California is well known for it’s wacky legislation. After all, it is the state where Governor Jerry Brown recently signed a law specifically intended to regulate cow flatulence…no, really (see: Here Are Some Of The Ridiculous New State Laws That Will Take Effect January 1st – Happy New Year!).
As such, it will probably come as no surprise that the state recently set aside nearly 2 million acres (for those who have difficulty conceptualizing what 2 million acres looks like, it’s roughly 3x the size of Rhode Island) in order to protect a single frog, the Sierra Nevada yellow-legged frog to be exact (not even a California frog).
It might be a good time for something like this:
Behold, I will smite all your territory with frogs. So the river shall bring forth frogs abundantly, which shall go up and come into your house, into your bedroom, on your bed, into the houses of your servants, on your people, into your ovens, and into your kneading bowls. And the frogs shall come up on you, on your people, and on all your servants.”’ Exodus 8
While many will just dismiss this as the latest example of a far-leftist government gone mad, a group of California farmers and ranchers, who could very well be regulated out of business by this latest California law, are fighting back and have sued the U.S. Fish and Wildlife Service. More from The Sacramento Bee:
The California Farm Bureau and two ranchers’ associations sued the U.S. Fish and Wildlife Service on Monday, challenging a year-old decision to designate more than 1.8 million acres of rural California as “critical habitat” for three species of frogs and toads that are protected by the Endangered Species Act.
Loggers and ranchers who harvest timber or graze cattle on public lands worry the new restrictions on land use will eventually make it more difficult – if not impossible – to make a living in the Sierra, said Shaun Crook, a Tuolumne County cattle rancher whose family also owns a logging company.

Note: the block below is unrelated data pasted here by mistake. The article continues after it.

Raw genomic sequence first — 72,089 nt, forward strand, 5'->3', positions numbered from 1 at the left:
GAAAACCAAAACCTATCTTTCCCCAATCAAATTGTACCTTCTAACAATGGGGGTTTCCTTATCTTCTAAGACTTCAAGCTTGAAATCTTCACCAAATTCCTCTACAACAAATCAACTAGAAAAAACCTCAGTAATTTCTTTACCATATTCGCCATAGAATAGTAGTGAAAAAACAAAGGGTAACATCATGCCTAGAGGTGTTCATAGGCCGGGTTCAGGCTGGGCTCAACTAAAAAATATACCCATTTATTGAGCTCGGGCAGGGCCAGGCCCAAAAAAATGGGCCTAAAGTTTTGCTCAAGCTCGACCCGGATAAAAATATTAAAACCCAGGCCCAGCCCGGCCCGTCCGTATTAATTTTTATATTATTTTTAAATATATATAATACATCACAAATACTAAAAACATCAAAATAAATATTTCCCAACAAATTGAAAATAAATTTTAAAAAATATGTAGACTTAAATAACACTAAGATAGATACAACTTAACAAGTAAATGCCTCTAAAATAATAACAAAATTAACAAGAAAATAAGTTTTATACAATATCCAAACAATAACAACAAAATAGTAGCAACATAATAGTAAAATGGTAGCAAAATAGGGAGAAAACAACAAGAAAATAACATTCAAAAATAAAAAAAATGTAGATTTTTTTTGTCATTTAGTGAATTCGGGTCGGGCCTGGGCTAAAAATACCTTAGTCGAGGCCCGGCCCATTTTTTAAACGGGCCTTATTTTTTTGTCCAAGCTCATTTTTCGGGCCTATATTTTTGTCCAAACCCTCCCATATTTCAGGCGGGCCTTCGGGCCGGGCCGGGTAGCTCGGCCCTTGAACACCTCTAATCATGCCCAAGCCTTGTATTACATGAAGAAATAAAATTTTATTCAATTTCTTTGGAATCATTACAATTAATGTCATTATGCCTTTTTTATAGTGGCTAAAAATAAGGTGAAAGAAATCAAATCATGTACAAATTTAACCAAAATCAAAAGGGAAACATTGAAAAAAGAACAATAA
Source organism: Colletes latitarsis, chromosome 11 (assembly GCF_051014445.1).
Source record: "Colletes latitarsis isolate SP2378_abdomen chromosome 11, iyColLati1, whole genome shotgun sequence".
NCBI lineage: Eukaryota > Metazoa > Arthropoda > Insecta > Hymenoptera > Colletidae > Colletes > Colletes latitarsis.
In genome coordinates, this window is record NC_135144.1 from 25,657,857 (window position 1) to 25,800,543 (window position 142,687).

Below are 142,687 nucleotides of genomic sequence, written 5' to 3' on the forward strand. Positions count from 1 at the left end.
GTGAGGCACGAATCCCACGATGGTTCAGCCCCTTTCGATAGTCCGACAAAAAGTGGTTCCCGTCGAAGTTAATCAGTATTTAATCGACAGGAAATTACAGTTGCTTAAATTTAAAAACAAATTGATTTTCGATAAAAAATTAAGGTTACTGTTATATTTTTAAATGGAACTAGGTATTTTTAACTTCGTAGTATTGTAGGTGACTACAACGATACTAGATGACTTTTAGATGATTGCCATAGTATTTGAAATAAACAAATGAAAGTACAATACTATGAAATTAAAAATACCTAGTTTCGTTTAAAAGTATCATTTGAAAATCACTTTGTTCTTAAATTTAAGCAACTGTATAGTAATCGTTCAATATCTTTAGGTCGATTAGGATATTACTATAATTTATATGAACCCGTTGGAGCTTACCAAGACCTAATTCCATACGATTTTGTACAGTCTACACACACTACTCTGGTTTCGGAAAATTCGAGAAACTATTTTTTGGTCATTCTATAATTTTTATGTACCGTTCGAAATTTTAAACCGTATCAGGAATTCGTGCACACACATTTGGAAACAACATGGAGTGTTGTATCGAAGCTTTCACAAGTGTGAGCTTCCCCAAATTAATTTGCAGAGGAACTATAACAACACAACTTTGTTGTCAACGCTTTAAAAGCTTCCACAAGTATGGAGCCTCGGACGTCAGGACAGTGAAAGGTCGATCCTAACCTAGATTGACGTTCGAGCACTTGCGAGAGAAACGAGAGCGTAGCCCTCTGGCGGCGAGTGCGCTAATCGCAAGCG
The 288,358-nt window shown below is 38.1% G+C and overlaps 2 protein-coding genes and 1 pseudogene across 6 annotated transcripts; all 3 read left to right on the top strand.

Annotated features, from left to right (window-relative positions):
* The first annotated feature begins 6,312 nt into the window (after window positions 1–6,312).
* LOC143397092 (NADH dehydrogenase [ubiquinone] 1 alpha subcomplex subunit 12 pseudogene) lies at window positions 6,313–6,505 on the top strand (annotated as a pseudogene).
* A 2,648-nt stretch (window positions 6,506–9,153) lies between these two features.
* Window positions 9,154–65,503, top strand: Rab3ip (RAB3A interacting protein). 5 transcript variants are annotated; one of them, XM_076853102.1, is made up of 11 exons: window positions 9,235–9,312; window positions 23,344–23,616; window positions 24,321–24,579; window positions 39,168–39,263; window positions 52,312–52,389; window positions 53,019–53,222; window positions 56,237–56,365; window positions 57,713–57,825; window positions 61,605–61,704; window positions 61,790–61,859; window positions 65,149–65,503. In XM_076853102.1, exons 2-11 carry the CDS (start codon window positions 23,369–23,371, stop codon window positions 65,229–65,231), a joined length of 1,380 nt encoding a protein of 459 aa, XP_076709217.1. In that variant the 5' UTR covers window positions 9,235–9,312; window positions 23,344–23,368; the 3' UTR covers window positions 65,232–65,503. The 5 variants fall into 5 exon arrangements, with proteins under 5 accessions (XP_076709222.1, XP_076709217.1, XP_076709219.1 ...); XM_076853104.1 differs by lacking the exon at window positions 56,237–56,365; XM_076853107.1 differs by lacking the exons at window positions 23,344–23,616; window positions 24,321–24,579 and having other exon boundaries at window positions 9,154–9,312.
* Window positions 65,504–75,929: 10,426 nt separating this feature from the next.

“It has the economic impact of putting you out of business is what that reality could be,” said Crook, president of the Tuolumne County Farm Bureau.
Even though the designation was made a year ago, Crook said federal officials haven’t yet told him how the protections will affect his cattle, which graze on federal lands. But he said he and other ranchers worry that major tracts of land will be put off limits or they’ll be required to install fencing around protected areas.
As local ranchers note, the “critical habitat” designation forces farmers and ranchers to contract out prohibitively expensive environmental research studies before they can use the land…studies that effectively render the land useless from an economic standpoint.
The critical habitat designation subjects farmers “to substantial regulatory burdens that impose, among other things, study costs, risk assessments, mitigation fees, operational changes, permit fees, and consulting expenses,” said the lawsuit, filed in U.S. District Court in Washington, D.C. “In some cases, these burdens put the rancher’s livelihood at risk.” The farm groups are represented by the Pacific Legal Foundation, a Sacramento nonprofit that fights for conservative and property-rights causes.
Crook, the Tuolumne rancher, said that his concern is that the restrictions on land use to protect the frogs may someday extend beyond public lands into private property.
“Every ranch has springs and has ponds and, when you look at that map, it basically takes all of the foothills, and makes it habitat,” he said. “There’s a huge fear there as well.”
Meanwhile, to our complete shock, an attorney for the Center for Biological Diversity described the farmer and rancher effort to protect their livelihood as nothing more than a “mean-spirited attack against these really vulnerable frogs.”
“Other habitat management, like livestock grazing in some areas, has an impact, and of course climate change and drought can impact them as well,” said Jenny Loda, a staff attorney at the Center for Biological Diversity. If land is overgrazed, the vegetation might not hide the frogs from predators, she said.
Loda called the farm groups’ lawsuit “a mean-spirited attack against these really vulnerable frogs and the toad.”
Of course, while farmers and ranchers are currently pursuing peaceful legal strategies to fight California’s environmentalists, this standoff has all the makings to turn into another Bundy Ranch style standoff as the financial livelihood of many California families will undoubtedly be threatened by this new law (see: Why The Standoff At The Bundy Ranch Is A Very Big Deal).